Wietse van der Werf
During a sailing trip on the Mediterranean Sea, where Wietse van der Werf saw more waste floating around in the ocean than wildlife, Wietse realised that protecting the world’s oceans is the biggest issue of our time. Since then he is on a mission. His work sets out to mitigate a shortcoming in conservation: conservation efforts are increasingly hampered by the limited capacity of authorities. In 2010 Wietse founded the Black Fish organisation, a grassroots movement that trains volunteers to collect evidence for wildlife crimes. In 2016 he started a new project, the Sea Ranger Service, where he brings together unemployed youth and navy veterans to become a new workforce of ocean protectors.
Wietse van der Werf studied to be a violin maker, but his great passion for nature inspired him to switch to the world of conservation. During a sailing trip on the Mediterranean Sea, where he saw more waste floating around in the ocean then wildlife, Wietse realised that protecting the world’s oceans is the biggest issue of our time. Wietse faces the issues from a positive perspective, not by confronting people with the frightening urgency to make a change, but by inspiring the youth and inspecting different out of the box opportunities to protect the ocean.
Vision and Approach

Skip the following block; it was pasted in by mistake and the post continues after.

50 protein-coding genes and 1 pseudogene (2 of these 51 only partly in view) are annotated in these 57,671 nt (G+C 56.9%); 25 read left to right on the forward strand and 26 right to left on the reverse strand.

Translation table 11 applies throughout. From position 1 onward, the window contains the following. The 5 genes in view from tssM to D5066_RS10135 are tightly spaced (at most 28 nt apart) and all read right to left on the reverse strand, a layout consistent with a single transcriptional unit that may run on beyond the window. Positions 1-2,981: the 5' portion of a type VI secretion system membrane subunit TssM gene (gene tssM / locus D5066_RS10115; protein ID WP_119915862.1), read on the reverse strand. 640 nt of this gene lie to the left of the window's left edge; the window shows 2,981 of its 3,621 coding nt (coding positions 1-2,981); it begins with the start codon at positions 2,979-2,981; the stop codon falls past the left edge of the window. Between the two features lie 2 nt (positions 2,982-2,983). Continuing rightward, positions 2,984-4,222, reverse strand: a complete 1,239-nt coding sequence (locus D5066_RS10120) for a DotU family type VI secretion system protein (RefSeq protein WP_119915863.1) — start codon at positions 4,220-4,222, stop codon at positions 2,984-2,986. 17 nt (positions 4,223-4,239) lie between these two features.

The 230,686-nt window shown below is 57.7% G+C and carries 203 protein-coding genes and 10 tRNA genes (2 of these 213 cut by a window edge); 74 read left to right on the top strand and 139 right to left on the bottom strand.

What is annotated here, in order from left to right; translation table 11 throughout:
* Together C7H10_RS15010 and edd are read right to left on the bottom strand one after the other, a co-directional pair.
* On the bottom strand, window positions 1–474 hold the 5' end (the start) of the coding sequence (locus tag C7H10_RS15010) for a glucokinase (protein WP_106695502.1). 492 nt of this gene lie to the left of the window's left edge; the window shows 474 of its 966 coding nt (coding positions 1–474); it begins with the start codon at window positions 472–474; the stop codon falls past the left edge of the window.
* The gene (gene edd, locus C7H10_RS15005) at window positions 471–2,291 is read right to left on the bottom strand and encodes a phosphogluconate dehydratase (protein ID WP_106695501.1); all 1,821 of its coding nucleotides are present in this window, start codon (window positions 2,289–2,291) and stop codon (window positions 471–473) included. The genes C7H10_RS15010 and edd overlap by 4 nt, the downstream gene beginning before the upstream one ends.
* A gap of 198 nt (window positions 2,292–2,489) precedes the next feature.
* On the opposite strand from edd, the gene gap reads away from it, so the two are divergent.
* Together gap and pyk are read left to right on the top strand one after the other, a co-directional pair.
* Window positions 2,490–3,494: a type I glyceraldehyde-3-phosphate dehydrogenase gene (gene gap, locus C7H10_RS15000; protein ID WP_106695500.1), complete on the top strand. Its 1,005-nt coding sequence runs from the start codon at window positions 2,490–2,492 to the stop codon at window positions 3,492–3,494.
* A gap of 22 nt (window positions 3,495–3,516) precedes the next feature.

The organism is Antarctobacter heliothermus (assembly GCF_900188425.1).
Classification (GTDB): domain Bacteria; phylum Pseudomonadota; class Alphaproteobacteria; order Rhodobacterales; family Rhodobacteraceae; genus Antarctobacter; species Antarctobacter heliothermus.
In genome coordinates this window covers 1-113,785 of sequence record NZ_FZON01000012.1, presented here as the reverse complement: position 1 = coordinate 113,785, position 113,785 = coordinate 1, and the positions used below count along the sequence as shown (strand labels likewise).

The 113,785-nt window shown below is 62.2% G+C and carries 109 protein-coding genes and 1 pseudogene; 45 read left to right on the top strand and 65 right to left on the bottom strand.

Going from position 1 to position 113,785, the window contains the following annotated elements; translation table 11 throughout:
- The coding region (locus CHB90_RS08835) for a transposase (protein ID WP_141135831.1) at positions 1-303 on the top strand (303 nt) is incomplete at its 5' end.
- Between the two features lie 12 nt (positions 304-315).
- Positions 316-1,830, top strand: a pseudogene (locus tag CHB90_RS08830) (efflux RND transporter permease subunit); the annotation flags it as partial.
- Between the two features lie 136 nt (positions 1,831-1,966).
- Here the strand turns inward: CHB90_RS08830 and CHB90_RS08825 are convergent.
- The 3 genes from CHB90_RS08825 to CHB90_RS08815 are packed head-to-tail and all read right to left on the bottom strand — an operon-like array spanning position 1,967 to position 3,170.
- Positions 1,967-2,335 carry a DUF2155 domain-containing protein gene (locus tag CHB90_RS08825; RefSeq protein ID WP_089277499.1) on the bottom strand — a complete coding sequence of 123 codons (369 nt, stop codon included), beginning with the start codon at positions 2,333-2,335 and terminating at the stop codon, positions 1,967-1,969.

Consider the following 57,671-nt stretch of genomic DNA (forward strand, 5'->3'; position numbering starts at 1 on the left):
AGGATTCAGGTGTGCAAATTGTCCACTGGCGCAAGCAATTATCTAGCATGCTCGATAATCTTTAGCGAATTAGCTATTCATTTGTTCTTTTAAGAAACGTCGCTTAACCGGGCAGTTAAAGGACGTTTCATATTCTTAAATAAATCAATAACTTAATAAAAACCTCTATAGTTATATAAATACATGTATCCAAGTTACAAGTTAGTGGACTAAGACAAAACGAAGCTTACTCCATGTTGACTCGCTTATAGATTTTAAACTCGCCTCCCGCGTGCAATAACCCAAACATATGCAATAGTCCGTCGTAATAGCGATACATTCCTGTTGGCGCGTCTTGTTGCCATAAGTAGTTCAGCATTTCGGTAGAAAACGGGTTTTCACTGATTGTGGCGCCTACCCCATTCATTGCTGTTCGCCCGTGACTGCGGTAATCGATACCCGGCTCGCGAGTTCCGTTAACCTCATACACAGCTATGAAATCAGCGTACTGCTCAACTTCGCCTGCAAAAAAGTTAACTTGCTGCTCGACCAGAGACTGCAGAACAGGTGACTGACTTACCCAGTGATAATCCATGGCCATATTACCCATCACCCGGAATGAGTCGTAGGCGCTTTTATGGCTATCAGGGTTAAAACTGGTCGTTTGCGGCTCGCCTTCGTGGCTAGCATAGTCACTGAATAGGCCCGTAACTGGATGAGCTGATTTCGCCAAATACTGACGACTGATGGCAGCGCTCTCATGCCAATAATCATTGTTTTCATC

Wietse’s mission is to protect the world’s oceans by realising citizen-led enforcement. His work sets out to mitigate a shortcoming in conservation: especially in the case of fisheries, conservation efforts are increasingly hampered by the limited capacity of authorities. Wietse works to mobilise regular citizens and to crowdsource their skills and resources to release unique monitoring capacity, from land, air and sea. He set up several organisations to achieve this, including The Black Fish organisation (2010), the Wildlife Air Service (2014) and the Sea Ranger Service (2016).
“The Future For Nature Award made it possible to set up the Sea Ranger Service, the first international maritime ranger service. With this social enterprise, we offer maritime education opportunities to unemployed young people. Retired navy personnel are involved in training these young Sea Rangers, to train them in seven weeks to support governments in managing protected sea areas.”Wietse van der Werf
Impact of the Future For Nature Award
- Winning the award gave a ‘stamp of approval’ and it made it so much easier to get additional investors and government support.
- Wietse shares that for him it is inspiring to be continually involved in the Future for Nature community and learn from the effective conservation approaches of other winners
"I am impressed by his idea to motivate private pilots and yacht owners to participate in a private investigator network and record their findings on potential illegal activities. I see a big potential in this approach to motivate people to contribute to conservation during their leisure time, thus creating a net of high-level advocates in the EU."Ms. Masha Vorontsova, International Selection Committee